June 2013

As discussed in prior blog posts, the Food Safety Modernization Act (FSMA) aims to prevent contamination of the United States food supply by requiring that food facilities be in compliance with a series of regulations in order to distribute products in the U.S.  The FSMA was signed into law by President Obama on January 4, 2011.    

 The FSMA requires that all food facilities, domestic and foreign, be registered with the US Food and Drug Administration (“FDA”) in order to manufacture, process, pack, or store food for animal or human consumption in the US.[1]  If a facility fails to comply with the registration requirements, products manufactured by foreign facilities will be refused entry into the U.S. and domestic facilities will be unable to legally sell products in interstate commerce.[2]  Every two years, every food facility must renew its registration.[3]  Facilities that registered prior to October 1, 2012 must renew their registration. [4]

The FSMA has granted the FDA greater authority to hold imported foods to the same standard as domestic foods—making it even more difficult for companies who wish to import into the US food from other companies.[5]  Importers are now required to verify that any foreign suppliers have controls in place to guarantee that the food they produce is safe.[6]  Qualified third parties are now able to certify that foreign food facilities are in compliance with U.S. food safety standards.[7]  Foreign facilities that produce foods that are at a high risk of contamination may be required to receive third-party certification or another form of compliance in order to be admitted into the US.[8]  The FDA is able to refuse entry to food from any facility that has denied the FDA inspection access or is located in a country that has denied the FDA access.[9]

Although the FSMA presents challenges to food companies, if companies educate themselves on the registration requirements and pay close attention to their suppliers, they will be in compliance.  Additionally, importers that are offering food from program-certified facilities are able to participate in a program that expedites the process.[10]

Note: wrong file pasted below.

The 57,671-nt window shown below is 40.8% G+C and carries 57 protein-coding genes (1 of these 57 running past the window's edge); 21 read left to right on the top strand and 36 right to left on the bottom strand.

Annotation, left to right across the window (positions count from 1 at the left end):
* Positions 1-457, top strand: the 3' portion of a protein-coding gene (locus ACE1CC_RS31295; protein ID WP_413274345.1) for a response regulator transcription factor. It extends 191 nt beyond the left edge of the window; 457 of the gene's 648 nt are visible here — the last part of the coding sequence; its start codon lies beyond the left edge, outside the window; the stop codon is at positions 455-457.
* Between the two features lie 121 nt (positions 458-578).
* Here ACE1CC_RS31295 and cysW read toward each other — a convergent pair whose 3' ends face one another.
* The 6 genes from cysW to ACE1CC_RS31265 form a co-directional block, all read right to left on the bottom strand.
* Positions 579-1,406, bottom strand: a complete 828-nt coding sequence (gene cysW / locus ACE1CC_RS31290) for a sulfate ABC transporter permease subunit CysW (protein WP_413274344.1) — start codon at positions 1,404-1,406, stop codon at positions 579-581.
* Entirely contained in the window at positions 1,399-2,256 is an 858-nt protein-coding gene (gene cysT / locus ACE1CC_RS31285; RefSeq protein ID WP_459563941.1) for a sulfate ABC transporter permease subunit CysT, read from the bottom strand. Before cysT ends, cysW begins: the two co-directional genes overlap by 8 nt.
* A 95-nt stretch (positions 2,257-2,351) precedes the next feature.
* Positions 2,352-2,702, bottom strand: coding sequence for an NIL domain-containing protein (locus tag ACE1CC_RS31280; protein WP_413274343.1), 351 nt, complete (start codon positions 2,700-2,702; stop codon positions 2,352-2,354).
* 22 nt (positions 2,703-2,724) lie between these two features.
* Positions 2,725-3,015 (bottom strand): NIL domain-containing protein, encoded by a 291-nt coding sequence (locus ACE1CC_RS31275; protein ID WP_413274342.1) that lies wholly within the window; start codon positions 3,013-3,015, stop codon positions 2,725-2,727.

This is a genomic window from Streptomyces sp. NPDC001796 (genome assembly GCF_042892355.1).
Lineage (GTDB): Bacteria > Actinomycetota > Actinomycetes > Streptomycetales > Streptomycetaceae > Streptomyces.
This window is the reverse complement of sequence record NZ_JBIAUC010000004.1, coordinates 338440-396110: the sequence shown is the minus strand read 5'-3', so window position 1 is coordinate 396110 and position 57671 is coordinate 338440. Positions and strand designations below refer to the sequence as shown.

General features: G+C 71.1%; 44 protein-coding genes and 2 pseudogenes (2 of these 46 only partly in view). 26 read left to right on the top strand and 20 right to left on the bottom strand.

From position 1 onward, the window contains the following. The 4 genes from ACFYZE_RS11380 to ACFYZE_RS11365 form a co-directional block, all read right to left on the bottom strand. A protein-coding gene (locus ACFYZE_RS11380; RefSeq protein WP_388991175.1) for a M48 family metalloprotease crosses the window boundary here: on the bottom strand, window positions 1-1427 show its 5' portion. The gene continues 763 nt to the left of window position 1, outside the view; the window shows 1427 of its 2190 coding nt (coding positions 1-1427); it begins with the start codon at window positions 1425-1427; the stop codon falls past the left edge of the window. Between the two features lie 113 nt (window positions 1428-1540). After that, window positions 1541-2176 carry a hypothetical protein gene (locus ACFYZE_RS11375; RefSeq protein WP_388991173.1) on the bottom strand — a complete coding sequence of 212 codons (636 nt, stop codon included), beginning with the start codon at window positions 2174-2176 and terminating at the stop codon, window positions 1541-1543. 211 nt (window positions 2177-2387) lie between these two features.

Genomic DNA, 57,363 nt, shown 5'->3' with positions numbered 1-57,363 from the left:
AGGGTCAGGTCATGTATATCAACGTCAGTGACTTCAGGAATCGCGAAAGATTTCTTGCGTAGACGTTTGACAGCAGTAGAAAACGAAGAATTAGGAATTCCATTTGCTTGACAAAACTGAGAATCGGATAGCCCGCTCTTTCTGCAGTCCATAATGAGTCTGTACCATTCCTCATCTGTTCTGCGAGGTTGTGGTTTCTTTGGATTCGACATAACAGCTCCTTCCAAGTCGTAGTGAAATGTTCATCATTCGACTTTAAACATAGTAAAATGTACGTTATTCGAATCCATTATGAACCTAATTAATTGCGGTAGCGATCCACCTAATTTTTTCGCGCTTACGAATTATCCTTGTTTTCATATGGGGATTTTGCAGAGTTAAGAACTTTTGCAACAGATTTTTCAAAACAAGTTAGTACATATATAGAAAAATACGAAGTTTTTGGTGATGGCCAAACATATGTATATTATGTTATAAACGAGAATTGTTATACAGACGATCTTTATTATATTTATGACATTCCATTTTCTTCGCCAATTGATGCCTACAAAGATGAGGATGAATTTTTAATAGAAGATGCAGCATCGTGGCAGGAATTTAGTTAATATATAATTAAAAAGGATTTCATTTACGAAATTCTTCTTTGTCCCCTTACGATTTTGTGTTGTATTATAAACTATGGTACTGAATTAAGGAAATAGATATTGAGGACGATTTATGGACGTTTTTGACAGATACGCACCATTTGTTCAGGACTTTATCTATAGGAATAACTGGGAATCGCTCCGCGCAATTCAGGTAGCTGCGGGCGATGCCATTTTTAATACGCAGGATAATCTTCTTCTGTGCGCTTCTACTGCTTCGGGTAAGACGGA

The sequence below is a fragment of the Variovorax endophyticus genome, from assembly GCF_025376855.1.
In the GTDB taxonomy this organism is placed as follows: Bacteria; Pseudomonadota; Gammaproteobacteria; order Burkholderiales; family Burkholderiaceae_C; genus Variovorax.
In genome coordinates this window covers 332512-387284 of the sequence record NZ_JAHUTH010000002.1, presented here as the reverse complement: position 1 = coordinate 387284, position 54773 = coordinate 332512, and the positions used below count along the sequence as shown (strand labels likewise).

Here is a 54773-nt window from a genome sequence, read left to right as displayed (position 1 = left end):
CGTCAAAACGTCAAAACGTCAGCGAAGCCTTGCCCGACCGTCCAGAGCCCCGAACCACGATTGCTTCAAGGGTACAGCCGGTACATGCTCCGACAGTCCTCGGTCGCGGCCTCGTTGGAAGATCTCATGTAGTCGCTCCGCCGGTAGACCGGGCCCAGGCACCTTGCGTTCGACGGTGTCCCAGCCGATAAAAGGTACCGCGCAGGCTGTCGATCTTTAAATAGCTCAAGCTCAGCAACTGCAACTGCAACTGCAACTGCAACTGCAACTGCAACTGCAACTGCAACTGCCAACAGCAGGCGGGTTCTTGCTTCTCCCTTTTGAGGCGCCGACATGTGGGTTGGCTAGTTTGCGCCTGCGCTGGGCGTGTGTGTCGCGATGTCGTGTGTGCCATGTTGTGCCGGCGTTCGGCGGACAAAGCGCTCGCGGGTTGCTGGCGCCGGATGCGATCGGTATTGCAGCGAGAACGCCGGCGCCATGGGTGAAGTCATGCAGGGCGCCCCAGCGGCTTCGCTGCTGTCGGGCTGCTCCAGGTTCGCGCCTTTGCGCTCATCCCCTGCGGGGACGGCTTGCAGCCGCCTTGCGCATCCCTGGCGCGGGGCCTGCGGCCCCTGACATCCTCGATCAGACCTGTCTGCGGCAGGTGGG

Continue Reading

Court Ruling

In Melendrez v. Superior Court (download), 214 Cal.App.4th 1343 (2013), the California Court of Appeals, Second District, recently resolved the issue of who may verify discovery responses on behalf of a bankrupt entity with no directors or officers.  The decision also reaffirms prior cases which hold that attorneys cannot waive the attorney-client privilege on behalf of their clients.  Rather, insurers hold the privilege in instances where no corporate representative exists.  If an insurer decides to waive the privilege to allow the attorney to verify responses, the waiver is only for the identity of the sources of the information contained in the responses.

Factual Background

Plaintiffs brought a wrongful death action against numerous defendants in which they alleged that decedent died of mesothelioma as a result of exposure to asbestos.  Defendant Special Electric Company (“SECO”), a manufacturer and supplier of asbestos-containing products and supplier of raw asbestos fibers, had filed for bankruptcy years prior to the instant suit, and as a result of the reorganization, was reduced to a shell for the sole purpose of processing asbestos lawsuits.

Plaintiffs propounded discovery on defendants.  SECO provided unverified responses to Requests for Admissions (“RFAs”), and Plaintiffs moved to deem the RFAs admitted and to compel verifications, as case law provides that unverified responses are tantamount to no response at all.  The trial court denied the motion to deem the RFAs admitted, and at the request of SECO, it deemed the responses verified.  Plaintiff subsequently served SECO with Form Interrogatory 17.1, which requires the responding party to provide substantive responses for all RFAs not unequivocally admitted.  SECO provided substantive, unverified responses to Form Interrogatory 17.1, and Plaintiffs, again, moved to compel verifications.  The trial court again denied Plaintiffs’ motion.  Plaintiffs appealed.

The Court of Appeals Decision

The court distilled the issue in the case to this:

 “‘Who can waive the privilege on behalf of a dissolved corporation with no officers, directors, or employees?’ It may be that although SECO had no officers or directors, a means may have existed by which a director could have been elected or appointed.  If that is not the case, we believe that the privilege, in the somewhat unique circumstances of this case, would have passed to SECO insurers.”

The court noted that Civil Code § 2033.240(b) allows for an attorney acting as an agent of the party to verify responses.  When an attorney does so, however, the party “waives any lawyer-client privilege and any protection for work product . . .concerning the identity of the sources of the information contained in the response.”  The court further recognized that the client corporation is the holder of the attorney-client privilege and an attorney cannot waive the privilege.  That means that although the attorney for a defendant corporation is an agent of the corporation capable of verifying discovery on its behalf, executing a verification requires a limited waiver of the attorney-client privilege, which, the attorney cannot do absent the consent of the client.  This creates a Catch 22 in
Continue Reading